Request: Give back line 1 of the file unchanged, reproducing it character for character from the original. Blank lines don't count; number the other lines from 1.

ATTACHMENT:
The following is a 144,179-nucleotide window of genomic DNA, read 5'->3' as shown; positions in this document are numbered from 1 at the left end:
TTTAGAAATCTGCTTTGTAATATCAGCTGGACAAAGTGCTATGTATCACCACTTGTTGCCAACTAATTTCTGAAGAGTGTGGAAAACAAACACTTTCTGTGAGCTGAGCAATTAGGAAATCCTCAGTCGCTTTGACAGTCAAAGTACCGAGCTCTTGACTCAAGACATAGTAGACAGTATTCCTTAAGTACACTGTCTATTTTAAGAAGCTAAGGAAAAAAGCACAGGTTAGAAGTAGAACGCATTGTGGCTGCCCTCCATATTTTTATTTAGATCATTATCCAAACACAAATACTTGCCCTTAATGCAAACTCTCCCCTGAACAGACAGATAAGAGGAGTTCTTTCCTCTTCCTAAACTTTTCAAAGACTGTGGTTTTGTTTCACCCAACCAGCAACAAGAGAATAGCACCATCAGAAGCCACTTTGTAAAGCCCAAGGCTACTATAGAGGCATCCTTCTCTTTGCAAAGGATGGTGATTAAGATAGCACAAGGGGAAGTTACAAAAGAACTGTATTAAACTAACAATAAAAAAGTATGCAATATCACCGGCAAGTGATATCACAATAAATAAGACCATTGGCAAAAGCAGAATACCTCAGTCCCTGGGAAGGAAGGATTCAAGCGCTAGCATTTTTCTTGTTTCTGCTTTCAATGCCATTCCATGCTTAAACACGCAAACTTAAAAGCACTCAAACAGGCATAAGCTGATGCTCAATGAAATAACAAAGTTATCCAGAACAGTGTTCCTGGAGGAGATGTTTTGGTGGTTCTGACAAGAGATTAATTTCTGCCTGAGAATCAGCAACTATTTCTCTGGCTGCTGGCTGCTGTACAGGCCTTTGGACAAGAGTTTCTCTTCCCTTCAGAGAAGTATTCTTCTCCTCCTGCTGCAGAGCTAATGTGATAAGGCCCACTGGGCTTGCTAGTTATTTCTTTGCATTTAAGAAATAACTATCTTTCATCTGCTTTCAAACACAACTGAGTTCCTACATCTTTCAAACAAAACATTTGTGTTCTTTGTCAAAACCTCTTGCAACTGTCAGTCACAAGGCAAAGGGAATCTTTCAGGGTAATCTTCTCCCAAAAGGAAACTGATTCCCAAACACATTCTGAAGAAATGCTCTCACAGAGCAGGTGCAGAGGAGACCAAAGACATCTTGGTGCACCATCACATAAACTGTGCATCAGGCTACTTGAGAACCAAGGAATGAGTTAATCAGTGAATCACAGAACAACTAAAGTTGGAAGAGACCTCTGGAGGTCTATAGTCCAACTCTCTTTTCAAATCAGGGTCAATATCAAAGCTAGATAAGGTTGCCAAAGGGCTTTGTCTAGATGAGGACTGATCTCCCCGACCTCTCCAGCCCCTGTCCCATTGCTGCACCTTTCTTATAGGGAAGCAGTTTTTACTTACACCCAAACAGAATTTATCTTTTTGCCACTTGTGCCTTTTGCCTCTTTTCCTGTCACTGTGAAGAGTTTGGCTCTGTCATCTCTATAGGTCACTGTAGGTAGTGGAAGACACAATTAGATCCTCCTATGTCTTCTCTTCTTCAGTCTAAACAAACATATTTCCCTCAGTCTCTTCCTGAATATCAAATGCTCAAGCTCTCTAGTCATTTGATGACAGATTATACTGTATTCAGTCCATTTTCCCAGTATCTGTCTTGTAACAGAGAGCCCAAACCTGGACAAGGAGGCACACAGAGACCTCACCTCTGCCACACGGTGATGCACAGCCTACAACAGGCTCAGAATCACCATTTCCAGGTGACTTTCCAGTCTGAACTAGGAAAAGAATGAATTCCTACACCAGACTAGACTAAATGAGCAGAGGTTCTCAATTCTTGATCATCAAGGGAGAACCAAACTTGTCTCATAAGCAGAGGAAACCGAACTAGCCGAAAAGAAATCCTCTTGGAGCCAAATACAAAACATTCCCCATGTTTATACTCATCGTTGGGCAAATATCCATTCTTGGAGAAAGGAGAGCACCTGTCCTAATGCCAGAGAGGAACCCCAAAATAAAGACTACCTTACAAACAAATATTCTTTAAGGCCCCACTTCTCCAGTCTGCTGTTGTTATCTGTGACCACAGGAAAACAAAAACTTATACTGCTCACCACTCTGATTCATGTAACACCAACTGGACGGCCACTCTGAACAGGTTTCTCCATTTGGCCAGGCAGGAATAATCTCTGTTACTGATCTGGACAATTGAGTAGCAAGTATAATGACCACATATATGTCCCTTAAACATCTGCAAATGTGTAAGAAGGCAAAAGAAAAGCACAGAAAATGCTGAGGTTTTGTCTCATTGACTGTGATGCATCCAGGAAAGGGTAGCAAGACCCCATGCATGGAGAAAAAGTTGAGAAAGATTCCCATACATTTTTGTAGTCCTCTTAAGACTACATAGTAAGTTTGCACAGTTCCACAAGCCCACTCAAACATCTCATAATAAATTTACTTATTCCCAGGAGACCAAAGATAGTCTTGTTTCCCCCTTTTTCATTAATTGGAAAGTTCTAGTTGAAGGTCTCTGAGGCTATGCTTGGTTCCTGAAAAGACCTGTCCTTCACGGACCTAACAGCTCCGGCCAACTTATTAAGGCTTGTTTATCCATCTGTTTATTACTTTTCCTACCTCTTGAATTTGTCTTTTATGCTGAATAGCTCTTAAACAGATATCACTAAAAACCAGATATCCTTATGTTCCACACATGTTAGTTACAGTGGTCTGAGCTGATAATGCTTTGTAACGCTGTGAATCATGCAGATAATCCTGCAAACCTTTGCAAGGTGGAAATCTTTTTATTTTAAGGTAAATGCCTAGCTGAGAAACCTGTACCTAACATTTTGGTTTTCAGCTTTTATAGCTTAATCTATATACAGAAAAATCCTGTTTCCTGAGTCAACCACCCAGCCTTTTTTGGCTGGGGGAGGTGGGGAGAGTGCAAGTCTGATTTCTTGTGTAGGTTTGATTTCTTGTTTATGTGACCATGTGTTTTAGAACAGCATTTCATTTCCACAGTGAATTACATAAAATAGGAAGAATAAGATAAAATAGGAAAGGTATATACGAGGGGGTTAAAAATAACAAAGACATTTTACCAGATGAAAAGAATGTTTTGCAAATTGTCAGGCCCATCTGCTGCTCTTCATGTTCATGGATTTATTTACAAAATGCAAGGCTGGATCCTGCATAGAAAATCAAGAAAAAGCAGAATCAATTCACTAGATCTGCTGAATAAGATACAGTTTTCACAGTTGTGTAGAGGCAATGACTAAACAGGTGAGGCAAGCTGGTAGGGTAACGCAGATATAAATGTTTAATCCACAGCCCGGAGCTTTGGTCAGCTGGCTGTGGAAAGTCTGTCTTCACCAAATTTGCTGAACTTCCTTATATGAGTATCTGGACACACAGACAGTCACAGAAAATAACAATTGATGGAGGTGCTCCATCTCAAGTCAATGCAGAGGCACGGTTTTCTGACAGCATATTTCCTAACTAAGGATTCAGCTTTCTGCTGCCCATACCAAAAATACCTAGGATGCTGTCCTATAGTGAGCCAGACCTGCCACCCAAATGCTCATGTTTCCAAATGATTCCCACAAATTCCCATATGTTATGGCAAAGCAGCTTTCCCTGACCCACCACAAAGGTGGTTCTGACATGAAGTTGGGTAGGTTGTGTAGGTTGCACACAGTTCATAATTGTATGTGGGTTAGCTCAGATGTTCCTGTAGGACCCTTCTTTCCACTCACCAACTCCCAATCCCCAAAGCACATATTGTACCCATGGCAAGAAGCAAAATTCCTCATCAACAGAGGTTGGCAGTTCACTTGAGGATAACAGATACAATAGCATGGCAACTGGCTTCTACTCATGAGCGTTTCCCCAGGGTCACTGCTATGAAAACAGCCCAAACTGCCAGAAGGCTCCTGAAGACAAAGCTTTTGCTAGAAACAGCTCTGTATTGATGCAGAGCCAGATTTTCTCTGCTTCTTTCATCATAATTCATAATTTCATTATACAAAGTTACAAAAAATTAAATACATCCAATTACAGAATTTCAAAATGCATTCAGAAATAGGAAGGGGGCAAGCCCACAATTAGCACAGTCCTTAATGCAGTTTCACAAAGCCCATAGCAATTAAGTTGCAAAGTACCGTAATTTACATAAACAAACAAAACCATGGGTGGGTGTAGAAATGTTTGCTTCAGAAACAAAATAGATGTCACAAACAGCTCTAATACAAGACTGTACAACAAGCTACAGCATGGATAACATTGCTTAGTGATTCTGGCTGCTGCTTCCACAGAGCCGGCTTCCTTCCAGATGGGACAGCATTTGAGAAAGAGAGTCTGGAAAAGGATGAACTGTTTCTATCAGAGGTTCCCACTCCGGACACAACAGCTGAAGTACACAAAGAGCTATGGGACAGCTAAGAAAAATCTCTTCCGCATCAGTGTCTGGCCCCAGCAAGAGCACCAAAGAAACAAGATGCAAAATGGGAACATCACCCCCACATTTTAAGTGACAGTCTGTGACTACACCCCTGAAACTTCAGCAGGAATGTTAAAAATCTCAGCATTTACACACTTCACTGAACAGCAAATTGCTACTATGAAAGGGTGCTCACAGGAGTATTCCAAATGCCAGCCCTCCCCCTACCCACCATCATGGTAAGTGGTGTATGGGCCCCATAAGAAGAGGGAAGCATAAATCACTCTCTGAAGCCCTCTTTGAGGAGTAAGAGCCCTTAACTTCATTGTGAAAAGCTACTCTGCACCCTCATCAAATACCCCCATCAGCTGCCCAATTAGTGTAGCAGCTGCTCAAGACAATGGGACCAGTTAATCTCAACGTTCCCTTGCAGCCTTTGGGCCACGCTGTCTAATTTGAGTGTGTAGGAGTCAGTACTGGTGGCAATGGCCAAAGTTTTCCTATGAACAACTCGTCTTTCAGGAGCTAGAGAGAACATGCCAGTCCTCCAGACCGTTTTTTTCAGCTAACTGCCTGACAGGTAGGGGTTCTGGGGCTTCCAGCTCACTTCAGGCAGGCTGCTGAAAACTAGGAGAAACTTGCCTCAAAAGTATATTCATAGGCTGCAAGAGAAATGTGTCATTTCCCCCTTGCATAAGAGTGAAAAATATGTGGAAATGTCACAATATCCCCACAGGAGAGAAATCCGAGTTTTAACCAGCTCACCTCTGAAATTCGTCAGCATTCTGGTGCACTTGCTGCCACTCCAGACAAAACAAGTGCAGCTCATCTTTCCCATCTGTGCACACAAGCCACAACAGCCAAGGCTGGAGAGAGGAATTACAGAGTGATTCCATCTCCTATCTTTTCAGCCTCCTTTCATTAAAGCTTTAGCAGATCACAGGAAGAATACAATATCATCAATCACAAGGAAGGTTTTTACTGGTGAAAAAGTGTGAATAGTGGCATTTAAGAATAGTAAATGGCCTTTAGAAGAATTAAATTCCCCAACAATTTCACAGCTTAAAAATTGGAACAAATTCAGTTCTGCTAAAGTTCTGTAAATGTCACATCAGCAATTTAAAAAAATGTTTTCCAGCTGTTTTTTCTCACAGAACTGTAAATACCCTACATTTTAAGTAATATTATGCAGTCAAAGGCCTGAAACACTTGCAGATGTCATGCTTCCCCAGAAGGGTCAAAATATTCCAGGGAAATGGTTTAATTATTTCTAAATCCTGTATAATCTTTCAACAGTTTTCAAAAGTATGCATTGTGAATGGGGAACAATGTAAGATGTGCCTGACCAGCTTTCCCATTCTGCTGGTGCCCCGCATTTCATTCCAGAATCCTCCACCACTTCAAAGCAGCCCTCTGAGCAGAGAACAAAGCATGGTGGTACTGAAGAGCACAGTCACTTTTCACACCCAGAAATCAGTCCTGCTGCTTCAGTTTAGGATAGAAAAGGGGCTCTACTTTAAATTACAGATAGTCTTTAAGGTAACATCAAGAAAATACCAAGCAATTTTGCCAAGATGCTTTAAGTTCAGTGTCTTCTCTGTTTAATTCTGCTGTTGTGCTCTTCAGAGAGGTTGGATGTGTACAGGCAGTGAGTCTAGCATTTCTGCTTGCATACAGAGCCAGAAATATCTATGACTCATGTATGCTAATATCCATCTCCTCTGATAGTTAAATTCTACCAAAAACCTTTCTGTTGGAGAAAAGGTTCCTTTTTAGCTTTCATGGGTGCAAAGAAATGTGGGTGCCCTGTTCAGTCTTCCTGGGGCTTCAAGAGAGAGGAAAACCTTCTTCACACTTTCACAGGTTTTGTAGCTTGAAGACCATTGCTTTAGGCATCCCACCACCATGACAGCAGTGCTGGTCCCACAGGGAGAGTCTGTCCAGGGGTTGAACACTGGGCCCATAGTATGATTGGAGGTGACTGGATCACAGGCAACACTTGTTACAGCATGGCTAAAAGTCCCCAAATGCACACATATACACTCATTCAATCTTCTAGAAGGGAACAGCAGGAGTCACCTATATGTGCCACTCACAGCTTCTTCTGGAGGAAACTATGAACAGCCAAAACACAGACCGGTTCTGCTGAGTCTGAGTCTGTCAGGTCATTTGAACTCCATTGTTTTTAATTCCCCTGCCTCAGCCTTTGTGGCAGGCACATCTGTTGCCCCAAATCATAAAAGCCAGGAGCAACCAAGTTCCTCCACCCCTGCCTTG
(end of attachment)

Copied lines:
The following is a 144,179-nucleotide window of genomic DNA, read 5'->3' as shown; positions in this document are numbered from 1 at the left end: